Contemporary discussions among politicians, media, and the public about housing tend to focus on housing’s value as a commodity, rather than the potential social value of housing as home. Yet, social scientists argue that it is housing’s value as home, its use value, that is crucial to our everyday lives. This disconnect raises a question of how home relates to housing, particularly as policymakers seek ways to provide adequate housing to growing urban populations, further exacerbated within the context of ongoing housing crises in the global North. Moreover, women face unique barriers when accessing housing, including issues related to structural social and economic inequalities. Drawing on feminist methodologies to examine a case study of non-profit housing for women in Vancouver, Canada, this thesis explores the relationship between gender, care work, the production of home, and tenants’ experiences of their housing. Connecting literatures of home, care work, and a feminist ethic of care, results indicate that tenants’ experiences of home are co-produced through the built environment and organizational practices of these non-profits, and the relationships of care that tenants have with their neighbours. Further, relationships of care in these spaces are multifaceted: staff provide care to tenants, and tenants also provide care to each other. I argue that home in this housing can be a collective experience, centred around tenants’ feelings of care and community for each other, but these experiences are also situated within complex relationships of power that exist throughout the non-profit organizations. I conclude with recommendations to improve the provision of housing for women on low- or fixed-incomes, where the social value of housing, as home, is emphasized.

Document type: 
Thesis
File(s): 
Senior supervisor: 
Eugene McCann
Department: 
Environment: Department of Geography
Thesis type: 
(Thesis) M.A.

Bark beetles and wildfire: influence of overlapping disturbances on wood and light in a sub-boreal headwater system

Author: 
Date created: 
2018-08-21
Abstract: 

Forest disturbances provide an important link between terrestrial and freshwater ecosystems. In this study I ask 1) how the recruitment of wood to streams varies depending on whether trees were dead or alive prior to a wildfire; and 2) what is the quantitative contribution of fallen wood spanning small streams to stream light. I found that wood recruitment is affected by overlapping, short-interval disturbances of insect outbreak followed by wildfire since being killed prior to fire makes a tree twice as likely to topple immediately post-fire. Additionally, the toppled wood lying above-stream provided a detectable buffer to incoming light in a post-fire landscape. The effects of disturbance history on stream communities and microclimate via wood warrants further study to improve our understanding of how landscape scale terrestrial processes are drivers of localized and watershed-scale changes to aquatic primary productivity and thermal variability.

Document type: 
Thesis
File(s): 
Senior supervisor: 
Lance Lesack
Department: 
Environment: Department of Geography
Thesis type: 
(Thesis) M.Sc.

The international health landscape of Cozumel Island, Mexico

Author: 
Date created: 
2018-02-09
Abstract: 

Cozumel Island is the largest of Mexico’s eastern islands. It is the Western Caribbean’s most popular cruise destination, and is well-known for its crystalline waters and mosaic reefs that attract dive enthusiasts from around the globe. Joining the millions of international tourists that set foot upon the island each year, Cozumel is also home to a significant community of lifestyle and retirement migrants. Recognising this conglomeration of global bodies, and that some will inevitably require medical assistance, this dissertation presents an exploratory case study of Cozumel Island’s health landscape as an international phenomenon. It is driven by three primary objectives that seek to unpack the aesthetic nature of Cozumel Island’s international care settings, determine the intersecting mobilities at play within the island’s international health landscape, and understand both the provision and reception of care for international patients on Cozumel Island. Analysing field experiences, photographs, and semi-structed interviews with international lifestyle and retirement migrants, as well as health care providers working within the island’s private hospitals and medical clinics, three discrete analyses provide insight into Cozumel Island’s international health landscape. First, the aesthetics of pharmaceutical signage are explored and unpacked within the sociolinguistic framework of the linguistic landscape to consider how tourists visiting Cozumel Island might interpret such markers of medicinal merchandise, revealing imagery that positions pharmaceuticals as both souvenirs and suggestions of personal health autonomy. Second, international lifestyle and retirement migrants’ perceptions and beliefs about Cozumel’s pharmacy sector are analysed, revealing a number of concerns that exist in relation to participants’ spatial mobilities. Finally, health care workers’ experiences of treating international tourists are unpacked and found to entail multiple challenges that can preclude effective and safe treatment. When taken together, and as products of this dissertation’s objectives, these analyses situate Cozumel Island’s international health landscape as component within a complex archipelago of tourism, health and other mobilities, that produce it as connected, dynamic, and a continuously emergent setting of transnational health processes.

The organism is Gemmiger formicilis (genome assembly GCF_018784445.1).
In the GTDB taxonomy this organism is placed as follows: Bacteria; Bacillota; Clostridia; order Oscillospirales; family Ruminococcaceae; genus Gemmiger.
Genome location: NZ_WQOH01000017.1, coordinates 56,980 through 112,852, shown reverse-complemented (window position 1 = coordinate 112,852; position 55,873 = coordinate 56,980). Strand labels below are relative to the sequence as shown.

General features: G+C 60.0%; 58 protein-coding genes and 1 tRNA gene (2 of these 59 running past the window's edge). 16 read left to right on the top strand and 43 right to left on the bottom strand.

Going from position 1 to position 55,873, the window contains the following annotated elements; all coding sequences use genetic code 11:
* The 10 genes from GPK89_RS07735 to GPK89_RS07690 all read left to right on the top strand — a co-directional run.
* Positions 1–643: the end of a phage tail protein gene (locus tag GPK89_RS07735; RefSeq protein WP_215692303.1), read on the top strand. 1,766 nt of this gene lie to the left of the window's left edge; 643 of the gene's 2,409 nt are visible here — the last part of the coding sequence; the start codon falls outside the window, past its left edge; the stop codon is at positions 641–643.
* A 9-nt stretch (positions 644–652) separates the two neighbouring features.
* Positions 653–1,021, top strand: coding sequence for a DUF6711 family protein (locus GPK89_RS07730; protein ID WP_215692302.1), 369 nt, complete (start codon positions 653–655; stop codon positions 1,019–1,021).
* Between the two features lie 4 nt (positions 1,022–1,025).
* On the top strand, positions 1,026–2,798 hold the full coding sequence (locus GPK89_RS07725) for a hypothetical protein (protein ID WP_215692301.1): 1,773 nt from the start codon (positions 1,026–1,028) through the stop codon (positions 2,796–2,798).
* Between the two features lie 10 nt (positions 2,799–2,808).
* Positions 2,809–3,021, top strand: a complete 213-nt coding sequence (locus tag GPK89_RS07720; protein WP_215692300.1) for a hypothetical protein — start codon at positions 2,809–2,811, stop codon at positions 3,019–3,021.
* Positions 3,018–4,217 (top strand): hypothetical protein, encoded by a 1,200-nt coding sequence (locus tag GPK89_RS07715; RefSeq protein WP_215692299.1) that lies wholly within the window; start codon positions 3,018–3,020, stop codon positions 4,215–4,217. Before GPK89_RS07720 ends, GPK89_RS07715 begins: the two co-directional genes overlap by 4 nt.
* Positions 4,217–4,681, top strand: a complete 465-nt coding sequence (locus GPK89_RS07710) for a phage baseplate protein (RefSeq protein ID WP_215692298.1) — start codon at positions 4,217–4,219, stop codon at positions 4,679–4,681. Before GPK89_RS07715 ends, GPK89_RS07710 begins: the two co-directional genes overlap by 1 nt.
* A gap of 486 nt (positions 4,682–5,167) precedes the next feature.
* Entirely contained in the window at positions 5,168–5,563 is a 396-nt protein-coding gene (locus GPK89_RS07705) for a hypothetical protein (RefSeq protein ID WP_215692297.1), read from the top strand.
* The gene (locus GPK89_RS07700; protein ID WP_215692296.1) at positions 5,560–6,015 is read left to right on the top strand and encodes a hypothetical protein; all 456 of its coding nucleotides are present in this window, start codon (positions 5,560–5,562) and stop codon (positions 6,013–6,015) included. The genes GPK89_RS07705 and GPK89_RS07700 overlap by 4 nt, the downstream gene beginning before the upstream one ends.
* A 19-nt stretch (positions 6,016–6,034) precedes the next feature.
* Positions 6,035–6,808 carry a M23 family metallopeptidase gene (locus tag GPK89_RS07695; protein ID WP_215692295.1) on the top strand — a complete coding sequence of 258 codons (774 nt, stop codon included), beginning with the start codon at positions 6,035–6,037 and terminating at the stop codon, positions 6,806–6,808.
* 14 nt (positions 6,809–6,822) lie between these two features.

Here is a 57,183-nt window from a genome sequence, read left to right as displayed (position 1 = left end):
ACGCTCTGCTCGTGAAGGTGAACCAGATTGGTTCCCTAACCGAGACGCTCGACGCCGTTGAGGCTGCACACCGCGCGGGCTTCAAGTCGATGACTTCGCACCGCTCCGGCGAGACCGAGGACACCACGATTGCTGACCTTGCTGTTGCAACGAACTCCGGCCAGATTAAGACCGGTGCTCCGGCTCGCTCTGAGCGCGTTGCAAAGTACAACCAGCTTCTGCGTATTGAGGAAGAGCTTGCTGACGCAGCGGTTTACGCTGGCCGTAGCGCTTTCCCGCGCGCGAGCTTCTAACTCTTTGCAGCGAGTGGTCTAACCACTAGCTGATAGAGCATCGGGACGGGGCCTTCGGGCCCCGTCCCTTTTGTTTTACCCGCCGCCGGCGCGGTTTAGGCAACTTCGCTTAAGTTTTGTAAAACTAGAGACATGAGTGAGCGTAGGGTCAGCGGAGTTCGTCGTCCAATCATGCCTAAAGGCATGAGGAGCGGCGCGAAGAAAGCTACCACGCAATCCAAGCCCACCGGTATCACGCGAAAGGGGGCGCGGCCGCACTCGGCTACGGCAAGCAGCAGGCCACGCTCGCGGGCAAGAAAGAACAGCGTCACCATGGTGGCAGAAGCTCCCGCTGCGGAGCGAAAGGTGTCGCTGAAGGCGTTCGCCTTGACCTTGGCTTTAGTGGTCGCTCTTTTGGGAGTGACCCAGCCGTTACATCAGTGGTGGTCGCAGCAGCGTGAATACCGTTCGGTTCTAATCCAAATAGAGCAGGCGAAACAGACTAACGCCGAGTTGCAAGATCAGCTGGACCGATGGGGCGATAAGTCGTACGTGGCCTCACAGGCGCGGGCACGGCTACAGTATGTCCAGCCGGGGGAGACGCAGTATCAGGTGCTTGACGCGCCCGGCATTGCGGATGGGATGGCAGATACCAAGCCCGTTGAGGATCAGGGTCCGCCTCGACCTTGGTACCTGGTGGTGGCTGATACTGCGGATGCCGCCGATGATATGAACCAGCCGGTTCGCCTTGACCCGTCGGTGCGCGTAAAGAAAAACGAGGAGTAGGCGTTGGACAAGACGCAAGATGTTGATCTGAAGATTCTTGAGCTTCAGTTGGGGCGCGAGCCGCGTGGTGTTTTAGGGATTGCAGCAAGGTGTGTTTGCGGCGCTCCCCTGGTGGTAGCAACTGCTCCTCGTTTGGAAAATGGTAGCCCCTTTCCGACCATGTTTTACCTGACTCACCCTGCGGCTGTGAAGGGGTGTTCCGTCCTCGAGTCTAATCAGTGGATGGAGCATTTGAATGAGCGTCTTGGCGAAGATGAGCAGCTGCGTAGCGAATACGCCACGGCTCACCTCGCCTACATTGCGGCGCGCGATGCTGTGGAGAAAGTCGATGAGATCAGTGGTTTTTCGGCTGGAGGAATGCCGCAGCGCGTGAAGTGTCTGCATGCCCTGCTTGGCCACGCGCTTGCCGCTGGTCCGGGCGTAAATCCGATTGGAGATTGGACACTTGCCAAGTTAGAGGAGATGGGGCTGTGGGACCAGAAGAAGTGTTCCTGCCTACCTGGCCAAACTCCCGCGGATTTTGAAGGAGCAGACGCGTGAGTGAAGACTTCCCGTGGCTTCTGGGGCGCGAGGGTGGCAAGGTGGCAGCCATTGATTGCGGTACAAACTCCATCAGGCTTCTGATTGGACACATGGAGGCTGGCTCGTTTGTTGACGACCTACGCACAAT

Document type: 
Thesis
File(s): 
Senior supervisor: 
Valorie Crooks
Department: 
Environment: Department of Geography
Thesis type: 
(Thesis) Ph.D.

Spatial Narratives of Property Loss: Social memory and the dispossession of Japanese Canadian-owned property in British Columbia